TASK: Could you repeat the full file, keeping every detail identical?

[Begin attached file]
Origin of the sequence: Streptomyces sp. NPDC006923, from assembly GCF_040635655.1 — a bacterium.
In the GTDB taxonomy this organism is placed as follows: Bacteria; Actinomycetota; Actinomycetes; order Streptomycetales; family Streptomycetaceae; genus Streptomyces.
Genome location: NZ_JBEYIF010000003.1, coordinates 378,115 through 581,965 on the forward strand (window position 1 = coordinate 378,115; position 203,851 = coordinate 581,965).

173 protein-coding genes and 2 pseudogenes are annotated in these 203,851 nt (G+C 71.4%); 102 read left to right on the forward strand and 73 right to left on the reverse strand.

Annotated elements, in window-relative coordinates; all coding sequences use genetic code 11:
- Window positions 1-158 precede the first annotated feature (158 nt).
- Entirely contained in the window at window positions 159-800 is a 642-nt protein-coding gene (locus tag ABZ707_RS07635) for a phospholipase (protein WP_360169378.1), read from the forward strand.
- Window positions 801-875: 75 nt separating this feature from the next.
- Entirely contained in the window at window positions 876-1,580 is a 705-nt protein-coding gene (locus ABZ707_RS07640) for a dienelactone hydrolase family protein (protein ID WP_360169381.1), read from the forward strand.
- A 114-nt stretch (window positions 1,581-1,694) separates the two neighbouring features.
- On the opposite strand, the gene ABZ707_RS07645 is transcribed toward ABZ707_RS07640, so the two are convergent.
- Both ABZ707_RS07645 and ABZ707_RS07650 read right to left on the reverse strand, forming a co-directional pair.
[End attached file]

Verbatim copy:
Origin of the sequence: Streptomyces sp. NPDC006923, from assembly GCF_040635655.1 — a bacterium.
In the GTDB taxonomy this organism is placed as follows: Bacteria; Actinomycetota; Actinomycetes; order Streptomycetales; family Streptomycetaceae; genus Streptomyces.
Genome location: NZ_JBEYIF010000003.1, coordinates 378,115 through 581,965 on the forward strand (window position 1 = coordinate 378,115; position 203,851 = coordinate 581,965).

173 protein-coding genes and 2 pseudogenes are annotated in these 203,851 nt (G+C 71.4%); 102 read left to right on the forward strand and 73 right to left on the reverse strand.

Annotated elements, in window-relative coordinates; all coding sequences use genetic code 11:
- Window positions 1-158 precede the first annotated feature (158 nt).
- Entirely contained in the window at window positions 159-800 is a 642-nt protein-coding gene (locus tag ABZ707_RS07635) for a phospholipase (protein WP_360169378.1), read from the forward strand.
- Window positions 801-875: 75 nt separating this feature from the next.
- Entirely contained in the window at window positions 876-1,580 is a 705-nt protein-coding gene (locus ABZ707_RS07640) for a dienelactone hydrolase family protein (protein ID WP_360169381.1), read from the forward strand.
- A 114-nt stretch (window positions 1,581-1,694) separates the two neighbouring features.
- On the opposite strand, the gene ABZ707_RS07645 is transcribed toward ABZ707_RS07640, so the two are convergent.
- Both ABZ707_RS07645 and ABZ707_RS07650 read right to left on the reverse strand, forming a co-directional pair.